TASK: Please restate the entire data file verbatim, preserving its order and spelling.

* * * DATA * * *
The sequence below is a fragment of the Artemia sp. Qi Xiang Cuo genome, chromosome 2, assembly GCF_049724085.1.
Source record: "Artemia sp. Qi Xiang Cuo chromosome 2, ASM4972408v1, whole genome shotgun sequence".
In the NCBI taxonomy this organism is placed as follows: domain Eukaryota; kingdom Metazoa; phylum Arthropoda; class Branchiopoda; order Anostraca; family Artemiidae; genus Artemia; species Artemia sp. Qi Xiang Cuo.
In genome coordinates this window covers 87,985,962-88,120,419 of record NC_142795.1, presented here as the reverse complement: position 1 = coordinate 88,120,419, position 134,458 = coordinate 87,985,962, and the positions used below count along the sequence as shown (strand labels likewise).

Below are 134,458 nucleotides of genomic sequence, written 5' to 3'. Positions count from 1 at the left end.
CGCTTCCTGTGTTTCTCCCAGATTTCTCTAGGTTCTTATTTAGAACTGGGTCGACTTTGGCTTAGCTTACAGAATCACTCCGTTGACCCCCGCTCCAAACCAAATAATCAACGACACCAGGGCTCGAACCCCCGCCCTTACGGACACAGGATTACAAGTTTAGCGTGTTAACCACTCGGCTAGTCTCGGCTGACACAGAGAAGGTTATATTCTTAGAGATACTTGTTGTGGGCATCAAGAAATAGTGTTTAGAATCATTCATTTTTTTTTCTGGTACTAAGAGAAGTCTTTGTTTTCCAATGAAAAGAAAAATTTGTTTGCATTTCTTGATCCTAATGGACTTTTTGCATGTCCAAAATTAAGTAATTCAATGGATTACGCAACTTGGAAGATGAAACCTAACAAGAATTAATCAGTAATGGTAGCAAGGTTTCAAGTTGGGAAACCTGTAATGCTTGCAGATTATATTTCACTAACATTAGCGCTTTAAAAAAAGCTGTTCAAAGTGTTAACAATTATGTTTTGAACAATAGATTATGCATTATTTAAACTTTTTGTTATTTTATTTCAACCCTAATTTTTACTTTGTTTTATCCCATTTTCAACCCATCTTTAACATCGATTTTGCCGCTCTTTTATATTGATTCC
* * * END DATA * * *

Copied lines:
The sequence below is a fragment of the Artemia sp. Qi Xiang Cuo genome, chromosome 2, assembly GCF_049724085.1.
Source record: "Artemia sp. Qi Xiang Cuo chromosome 2, ASM4972408v1, whole genome shotgun sequence".
In the NCBI taxonomy this organism is placed as follows: domain Eukaryota; kingdom Metazoa; phylum Arthropoda; class Branchiopoda; order Anostraca; family Artemiidae; genus Artemia; species Artemia sp. Qi Xiang Cuo.
In genome coordinates this window covers 87,985,962-88,120,419 of record NC_142795.1, presented here as the reverse complement: position 1 = coordinate 88,120,419, position 134,458 = coordinate 87,985,962, and the positions used below count along the sequence as shown (strand labels likewise).

Below are 134,458 nucleotides of genomic sequence, written 5' to 3'. Positions count from 1 at the left end.
CGCTTCCTGTGTTTCTCCCAGATTTCTCTAGGTTCTTATTTAGAACTGGGTCGACTTTGGCTTAGCTTACAGAATCACTCCGTTGACCCCCGCTCCAAACCAAATAATCAACGACACCAGGGCTCGAACCCCCGCCCTTACGGACACAGGATTACAAGTTTAGCGTGTTAACCACTCGGCTAGTCTCGGCTGACACAGAGAAGGTTATATTCTTAGAGATACTTGTTGTGGGCATCAAGAAATAGTGTTTAGAATCATTCATTTTTTTTTCTGGTACTAAGAGAAGTCTTTGTTTTCCAATGAAAAGAAAAATTTGTTTGCATTTCTTGATCCTAATGGACTTTTTGCATGTCCAAAATTAAGTAATTCAATGGATTACGCAACTTGGAAGATGAAACCTAACAAGAATTAATCAGTAATGGTAGCAAGGTTTCAAGTTGGGAAACCTGTAATGCTTGCAGATTATATTTCACTAACATTAGCGCTTTAAAAAAAGCTGTTCAAAGTGTTAACAATTATGTTTTGAACAATAGATTATGCATTATTTAAACTTTTTGTTATTTTATTTCAACCCTAATTTTTACTTTGTTTTATCCCATTTTCAACCCATCTTTAACATCGATTTTGCCGCTCTTTTATATTGATTCC